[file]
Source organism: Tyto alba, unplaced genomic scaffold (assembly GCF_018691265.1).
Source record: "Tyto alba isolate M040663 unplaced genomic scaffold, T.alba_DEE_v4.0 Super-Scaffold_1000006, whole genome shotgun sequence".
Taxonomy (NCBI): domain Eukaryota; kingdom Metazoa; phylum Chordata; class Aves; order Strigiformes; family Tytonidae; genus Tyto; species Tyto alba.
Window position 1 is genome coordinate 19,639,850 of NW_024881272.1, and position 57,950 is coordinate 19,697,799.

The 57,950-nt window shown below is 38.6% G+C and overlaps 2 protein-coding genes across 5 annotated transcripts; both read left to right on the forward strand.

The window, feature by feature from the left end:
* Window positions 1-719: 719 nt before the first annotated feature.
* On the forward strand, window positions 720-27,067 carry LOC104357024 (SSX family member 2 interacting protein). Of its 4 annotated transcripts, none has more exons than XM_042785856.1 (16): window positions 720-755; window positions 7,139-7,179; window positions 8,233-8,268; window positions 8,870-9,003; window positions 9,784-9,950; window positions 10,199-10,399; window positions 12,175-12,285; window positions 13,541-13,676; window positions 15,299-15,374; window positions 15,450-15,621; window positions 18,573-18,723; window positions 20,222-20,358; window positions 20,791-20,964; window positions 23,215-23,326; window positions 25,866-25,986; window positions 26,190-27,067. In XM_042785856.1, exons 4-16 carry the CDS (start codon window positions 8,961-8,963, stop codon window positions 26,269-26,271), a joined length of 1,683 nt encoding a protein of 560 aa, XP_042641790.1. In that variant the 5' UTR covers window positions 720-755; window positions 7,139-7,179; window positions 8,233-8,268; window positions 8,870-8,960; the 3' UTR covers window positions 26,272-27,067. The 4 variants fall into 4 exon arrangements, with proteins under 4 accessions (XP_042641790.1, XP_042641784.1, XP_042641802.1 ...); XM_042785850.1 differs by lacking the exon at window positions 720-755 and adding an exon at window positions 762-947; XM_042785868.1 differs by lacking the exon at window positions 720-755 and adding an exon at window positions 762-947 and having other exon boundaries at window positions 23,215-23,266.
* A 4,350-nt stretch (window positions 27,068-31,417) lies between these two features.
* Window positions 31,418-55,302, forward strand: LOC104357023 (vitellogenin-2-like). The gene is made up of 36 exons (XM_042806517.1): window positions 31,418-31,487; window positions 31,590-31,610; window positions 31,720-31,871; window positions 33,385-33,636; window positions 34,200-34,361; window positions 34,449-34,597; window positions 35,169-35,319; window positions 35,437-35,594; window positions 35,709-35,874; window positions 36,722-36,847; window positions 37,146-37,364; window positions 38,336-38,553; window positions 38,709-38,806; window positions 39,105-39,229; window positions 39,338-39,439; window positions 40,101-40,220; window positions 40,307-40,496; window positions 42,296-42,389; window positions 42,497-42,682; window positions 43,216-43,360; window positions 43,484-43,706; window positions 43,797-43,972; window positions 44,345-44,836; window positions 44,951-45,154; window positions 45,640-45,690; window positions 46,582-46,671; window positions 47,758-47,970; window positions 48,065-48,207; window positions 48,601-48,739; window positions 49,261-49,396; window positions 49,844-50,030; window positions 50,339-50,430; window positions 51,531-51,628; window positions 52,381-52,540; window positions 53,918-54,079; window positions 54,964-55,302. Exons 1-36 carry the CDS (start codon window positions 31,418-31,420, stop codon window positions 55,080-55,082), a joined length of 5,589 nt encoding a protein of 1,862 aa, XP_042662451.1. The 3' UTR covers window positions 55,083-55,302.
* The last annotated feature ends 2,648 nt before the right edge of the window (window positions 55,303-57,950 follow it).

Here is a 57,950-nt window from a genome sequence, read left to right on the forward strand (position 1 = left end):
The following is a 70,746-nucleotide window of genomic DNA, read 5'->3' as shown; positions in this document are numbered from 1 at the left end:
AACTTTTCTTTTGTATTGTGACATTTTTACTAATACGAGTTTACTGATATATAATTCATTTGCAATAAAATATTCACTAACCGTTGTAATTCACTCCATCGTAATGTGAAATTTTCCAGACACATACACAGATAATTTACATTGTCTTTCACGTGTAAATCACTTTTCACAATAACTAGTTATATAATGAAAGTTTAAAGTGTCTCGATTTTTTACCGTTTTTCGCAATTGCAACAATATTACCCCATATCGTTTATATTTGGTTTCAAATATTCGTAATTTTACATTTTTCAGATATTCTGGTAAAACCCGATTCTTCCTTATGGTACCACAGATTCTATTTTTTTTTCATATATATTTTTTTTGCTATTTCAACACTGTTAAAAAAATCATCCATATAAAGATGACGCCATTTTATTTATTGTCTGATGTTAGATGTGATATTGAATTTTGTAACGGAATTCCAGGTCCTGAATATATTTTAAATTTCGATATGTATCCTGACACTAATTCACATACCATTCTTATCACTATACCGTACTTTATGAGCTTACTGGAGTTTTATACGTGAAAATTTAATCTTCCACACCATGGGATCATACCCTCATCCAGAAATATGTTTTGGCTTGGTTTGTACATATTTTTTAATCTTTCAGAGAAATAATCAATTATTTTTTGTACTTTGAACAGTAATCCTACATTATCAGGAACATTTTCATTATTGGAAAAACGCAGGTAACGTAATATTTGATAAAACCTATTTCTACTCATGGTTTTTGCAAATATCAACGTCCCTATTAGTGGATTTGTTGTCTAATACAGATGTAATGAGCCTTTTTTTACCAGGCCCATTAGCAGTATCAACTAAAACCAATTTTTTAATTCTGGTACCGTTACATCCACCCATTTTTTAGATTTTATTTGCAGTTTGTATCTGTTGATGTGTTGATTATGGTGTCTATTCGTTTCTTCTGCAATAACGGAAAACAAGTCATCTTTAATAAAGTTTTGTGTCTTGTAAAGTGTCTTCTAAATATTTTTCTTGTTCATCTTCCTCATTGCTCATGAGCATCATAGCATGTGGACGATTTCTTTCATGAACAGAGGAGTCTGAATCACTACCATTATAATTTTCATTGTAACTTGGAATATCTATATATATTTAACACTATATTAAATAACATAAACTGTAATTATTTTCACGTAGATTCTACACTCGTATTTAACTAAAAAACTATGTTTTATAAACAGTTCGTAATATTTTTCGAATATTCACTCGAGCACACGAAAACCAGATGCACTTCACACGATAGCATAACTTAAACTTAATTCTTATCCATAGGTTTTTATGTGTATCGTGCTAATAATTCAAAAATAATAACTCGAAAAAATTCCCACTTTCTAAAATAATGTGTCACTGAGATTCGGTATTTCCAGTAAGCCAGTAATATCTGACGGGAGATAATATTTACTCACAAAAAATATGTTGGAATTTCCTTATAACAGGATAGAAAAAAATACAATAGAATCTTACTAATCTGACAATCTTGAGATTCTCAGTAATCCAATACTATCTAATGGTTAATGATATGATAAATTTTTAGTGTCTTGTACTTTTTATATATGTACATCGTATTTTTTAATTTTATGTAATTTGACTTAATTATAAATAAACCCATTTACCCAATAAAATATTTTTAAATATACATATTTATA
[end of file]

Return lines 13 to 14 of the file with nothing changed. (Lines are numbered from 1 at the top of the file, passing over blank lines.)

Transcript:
The following is a 70,746-nucleotide window of genomic DNA, read 5'->3' as shown; positions in this document are numbered from 1 at the left end:
AACTTTTCTTTTGTATTGTGACATTTTTACTAATACGAGTTTACTGATATATAATTCATTTGCAATAAAATATTCACTAACCGTTGTAATTCACTCCATCGTAATGTGAAATTTTCCAGACACATACACAGATAATTTACATTGTCTTTCACGTGTAAATCACTTTTCACAATAACTAGTTATATAATGAAAGTTTAAAGTGTCTCGATTTTTTACCGTTTTTCGCAATTGCAACAATATTACCCCATATCGTTTATATTTGGTTTCAAATATTCGTAATTTTACATTTTTCAGATATTCTGGTAAAACCCGATTCTTCCTTATGGTACCACAGATTCTATTTTTTTTTCATATATATTTTTTTTGCTATTTCAACACTGTTAAAAAAATCATCCATATAAAGATGACGCCATTTTATTTATTGTCTGATGTTAGATGTGATATTGAATTTTGTAACGGAATTCCAGGTCCTGAATATATTTTAAATTTCGATATGTATCCTGACACTAATTCACATACCATTCTTATCACTATACCGTACTTTATGAGCTTACTGGAGTTTTATACGTGAAAATTTAATCTTCCACACCATGGGATCATACCCTCATCCAGAAATATGTTTTGGCTTGGTTTGTACATATTTTTTAATCTTTCAGAGAAATAATCAATTATTTTTTGTACTTTGAACAGTAATCCTACATTATCAGGAACATTTTCATTATTGGAAAAACGCAGGTAACGTAATATTTGATAAAACCTATTTCTACTCATGGTTTTTGCAAATATCAACGTCCCTATTAGTGGATTTGTTGTCTAATACAGATGTAATGAGCCTTTTTTTACCAGGCCCATTAGCAGTATCAACTAAAACCAATTTTTTAATTCTGGTACCGTTACATCCACCCATTTTTTAGATTTTATTTGCAGTTTGTATCTGTTGATGTGTTGATTATGGTGTCTATTCGTTTCTTCTGCAATAACGGAAAACAAGTCATCTTTAATAAAGTTTTGTGTCTTGTAAAGTGTCTTCTAAATATTTTTCTTGTTCATCTTCCTCATTGCTCATGAGCATCATAGCATGTGGACGATTTCTTTCATGAACAGAGGAGTCTGAATCACTACCATTATAATTTTCATTGTAACTTGGAATATCTATATATATTTAACACTATATTAAATAACATAAACTGTAATTATTTTCACGTAGATTCTACACTCGTATTTAACTAAAAAACTATGTTTTATAAACAGTTCGTAATATTTTTCGAATATTCACTCGAGCACACGAAAACCAGATGCACTTCACACGATAGCATAACTTAAACTTAATTCTTATCCATAGGTTTTTATGTGTATCGTGCTAATAATTCAAAAATAATAACTCGAAAAAATTCCCACTTTCTAAAATAATGTGTCACTGAGATTCGGTATTTCCAGTAAGCCAGTAATATCTGACGGGAGATAATATTTACTCACAAAAAATATGTTGGAATTTCCTTATAACAGGATAGAAAAAAATACAATAGAATCTTACTAATCTGACAATCTTGAGATTCTCAGTAATCCAATACTATCTAATGGTTAATGATATGATAAATTTTTAGTGTCTTGTACTTTTTATATATGTACATCGTATTTTTTAATTTTATGTAATTTGACTTAATTATAAATAAACCCATTTACCCAATAAAATATTTTTAAATATACATATTTATA